…it also signals a growing culture clash between military traditions of censorship and the expectations of young soldiers weaned on open digital culture, according to current and former military personnel.
While doing research a few months ago – in preparation for being interviewed in a video presentation about blogging and other media topics for Norwegian soldiers – I was surprised at the open US policy. You would think that the military would be the most closed institution of all, the very last one to let its “employees” develop their own public voice. One reason to allow milblogs was that they often were very sympathetic to the military in general and to the US project in Iraq, I learned. Also they could bring perspectives that were missing in the media.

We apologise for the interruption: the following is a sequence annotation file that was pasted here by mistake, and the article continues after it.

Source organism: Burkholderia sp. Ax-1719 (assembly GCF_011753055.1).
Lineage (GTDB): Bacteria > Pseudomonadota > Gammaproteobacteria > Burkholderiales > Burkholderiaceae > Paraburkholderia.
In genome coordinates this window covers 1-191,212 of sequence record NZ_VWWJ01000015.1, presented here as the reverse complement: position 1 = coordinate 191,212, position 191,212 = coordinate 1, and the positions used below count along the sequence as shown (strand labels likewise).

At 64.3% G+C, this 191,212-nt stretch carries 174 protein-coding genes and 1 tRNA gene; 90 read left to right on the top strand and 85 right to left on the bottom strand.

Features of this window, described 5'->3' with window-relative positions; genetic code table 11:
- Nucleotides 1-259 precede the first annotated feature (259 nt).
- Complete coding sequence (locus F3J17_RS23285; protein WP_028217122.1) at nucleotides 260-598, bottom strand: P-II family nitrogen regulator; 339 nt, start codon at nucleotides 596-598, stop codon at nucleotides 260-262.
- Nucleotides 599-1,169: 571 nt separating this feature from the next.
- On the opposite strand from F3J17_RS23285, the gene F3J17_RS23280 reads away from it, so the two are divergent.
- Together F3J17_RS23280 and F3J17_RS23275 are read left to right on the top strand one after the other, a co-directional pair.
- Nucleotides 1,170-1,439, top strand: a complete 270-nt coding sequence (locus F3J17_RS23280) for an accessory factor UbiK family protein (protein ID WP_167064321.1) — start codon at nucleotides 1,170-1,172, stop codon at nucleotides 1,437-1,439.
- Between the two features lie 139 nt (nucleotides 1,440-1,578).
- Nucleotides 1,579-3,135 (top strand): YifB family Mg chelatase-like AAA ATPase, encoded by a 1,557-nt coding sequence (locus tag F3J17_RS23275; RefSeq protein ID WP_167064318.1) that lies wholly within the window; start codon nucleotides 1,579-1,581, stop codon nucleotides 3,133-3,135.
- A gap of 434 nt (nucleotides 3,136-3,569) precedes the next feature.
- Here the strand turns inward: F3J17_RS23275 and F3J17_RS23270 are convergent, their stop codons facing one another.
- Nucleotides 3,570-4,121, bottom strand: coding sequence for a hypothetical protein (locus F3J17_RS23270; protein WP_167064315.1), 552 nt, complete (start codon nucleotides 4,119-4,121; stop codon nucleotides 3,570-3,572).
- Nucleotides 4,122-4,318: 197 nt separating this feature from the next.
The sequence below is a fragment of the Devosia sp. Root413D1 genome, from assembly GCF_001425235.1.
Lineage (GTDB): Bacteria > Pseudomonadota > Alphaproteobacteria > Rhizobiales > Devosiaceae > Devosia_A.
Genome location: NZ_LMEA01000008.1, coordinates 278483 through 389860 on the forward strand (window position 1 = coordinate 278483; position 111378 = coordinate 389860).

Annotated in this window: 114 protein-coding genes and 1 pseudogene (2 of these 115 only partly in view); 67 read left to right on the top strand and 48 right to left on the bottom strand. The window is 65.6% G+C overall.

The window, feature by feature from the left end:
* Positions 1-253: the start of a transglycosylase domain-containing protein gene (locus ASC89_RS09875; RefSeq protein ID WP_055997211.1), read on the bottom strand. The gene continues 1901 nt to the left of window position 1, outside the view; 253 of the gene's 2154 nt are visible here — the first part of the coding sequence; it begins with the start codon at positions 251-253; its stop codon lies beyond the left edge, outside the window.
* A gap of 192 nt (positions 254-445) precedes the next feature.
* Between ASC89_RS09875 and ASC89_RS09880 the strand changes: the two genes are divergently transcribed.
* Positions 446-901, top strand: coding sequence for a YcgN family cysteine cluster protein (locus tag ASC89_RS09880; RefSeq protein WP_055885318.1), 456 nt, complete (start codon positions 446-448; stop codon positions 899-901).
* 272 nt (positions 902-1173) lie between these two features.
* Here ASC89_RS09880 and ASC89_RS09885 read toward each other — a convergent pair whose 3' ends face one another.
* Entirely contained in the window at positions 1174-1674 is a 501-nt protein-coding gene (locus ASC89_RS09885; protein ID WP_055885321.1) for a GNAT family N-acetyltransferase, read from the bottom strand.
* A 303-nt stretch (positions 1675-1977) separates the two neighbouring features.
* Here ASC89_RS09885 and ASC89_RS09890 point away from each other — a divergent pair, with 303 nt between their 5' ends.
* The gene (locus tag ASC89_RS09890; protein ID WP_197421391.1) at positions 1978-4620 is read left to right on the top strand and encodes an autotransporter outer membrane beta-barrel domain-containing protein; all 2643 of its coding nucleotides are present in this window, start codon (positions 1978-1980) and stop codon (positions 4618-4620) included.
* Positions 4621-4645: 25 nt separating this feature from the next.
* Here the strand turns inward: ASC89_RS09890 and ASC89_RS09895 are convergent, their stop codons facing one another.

On my wishlist has been Norwegian milblogs from our troops in Afghanistan. I haven’t detected any so far, though there are some official-looking “diaries”. Better than nothing, but not with the essential personal touch of a blogger.
Although the Norwegian media coverage of Afghanistan is increasing, I think that the importance and graveness of that mission and the perception of it in the general public are separated by a big divide. Milblogs could help narrow that.
The Google founders’ purchase of a Boeing 767, the so-called Google One, must have had devastating effects on company morale. How else to interpret the bizarrely threatening tone emanating from the Google Blog “advising” you not to use “to google” as a verb? They have taken off now, those Googlers. “Our lawyers say”! Yes, but we’re not interested.